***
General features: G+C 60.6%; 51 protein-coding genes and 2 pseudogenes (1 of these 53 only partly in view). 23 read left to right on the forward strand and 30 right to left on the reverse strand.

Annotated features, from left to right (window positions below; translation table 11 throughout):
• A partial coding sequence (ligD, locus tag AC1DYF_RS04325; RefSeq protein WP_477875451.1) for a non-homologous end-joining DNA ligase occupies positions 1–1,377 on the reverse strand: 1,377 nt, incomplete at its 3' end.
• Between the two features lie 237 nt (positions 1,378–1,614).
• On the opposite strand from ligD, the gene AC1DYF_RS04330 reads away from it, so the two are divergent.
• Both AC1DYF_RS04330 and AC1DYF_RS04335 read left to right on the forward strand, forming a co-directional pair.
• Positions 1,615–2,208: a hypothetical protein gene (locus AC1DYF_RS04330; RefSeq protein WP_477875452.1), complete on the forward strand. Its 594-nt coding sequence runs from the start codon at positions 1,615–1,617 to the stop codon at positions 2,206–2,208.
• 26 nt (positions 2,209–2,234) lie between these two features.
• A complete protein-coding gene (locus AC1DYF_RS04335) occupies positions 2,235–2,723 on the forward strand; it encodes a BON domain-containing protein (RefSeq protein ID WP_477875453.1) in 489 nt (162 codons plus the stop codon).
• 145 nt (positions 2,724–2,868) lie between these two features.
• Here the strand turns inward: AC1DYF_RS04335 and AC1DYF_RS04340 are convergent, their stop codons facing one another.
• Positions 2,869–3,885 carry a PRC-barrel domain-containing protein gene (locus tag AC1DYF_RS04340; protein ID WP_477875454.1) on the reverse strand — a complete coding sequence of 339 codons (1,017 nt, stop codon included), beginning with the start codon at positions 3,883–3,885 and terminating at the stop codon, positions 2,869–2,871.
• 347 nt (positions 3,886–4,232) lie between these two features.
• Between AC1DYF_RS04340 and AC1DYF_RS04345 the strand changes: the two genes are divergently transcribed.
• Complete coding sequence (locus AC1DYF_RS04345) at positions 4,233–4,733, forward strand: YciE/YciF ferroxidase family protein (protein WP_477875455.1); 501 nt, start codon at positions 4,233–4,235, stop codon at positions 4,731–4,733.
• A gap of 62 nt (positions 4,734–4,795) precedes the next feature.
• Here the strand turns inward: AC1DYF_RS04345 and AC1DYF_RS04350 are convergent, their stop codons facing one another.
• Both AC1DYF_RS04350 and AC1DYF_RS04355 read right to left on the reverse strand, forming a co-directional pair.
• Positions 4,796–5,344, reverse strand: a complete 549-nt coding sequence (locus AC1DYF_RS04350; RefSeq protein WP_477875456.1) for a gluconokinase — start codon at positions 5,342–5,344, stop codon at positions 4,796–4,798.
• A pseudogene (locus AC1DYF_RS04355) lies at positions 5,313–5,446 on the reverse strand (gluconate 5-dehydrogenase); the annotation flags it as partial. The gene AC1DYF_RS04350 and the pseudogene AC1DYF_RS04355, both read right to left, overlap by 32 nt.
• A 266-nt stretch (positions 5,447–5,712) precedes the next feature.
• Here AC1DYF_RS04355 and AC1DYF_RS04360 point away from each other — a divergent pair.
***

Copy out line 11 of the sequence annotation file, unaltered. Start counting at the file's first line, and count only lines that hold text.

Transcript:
• Here the strand turns inward: AC1DYF_RS04335 and AC1DYF_RS04340 are convergent, their stop codons facing one another.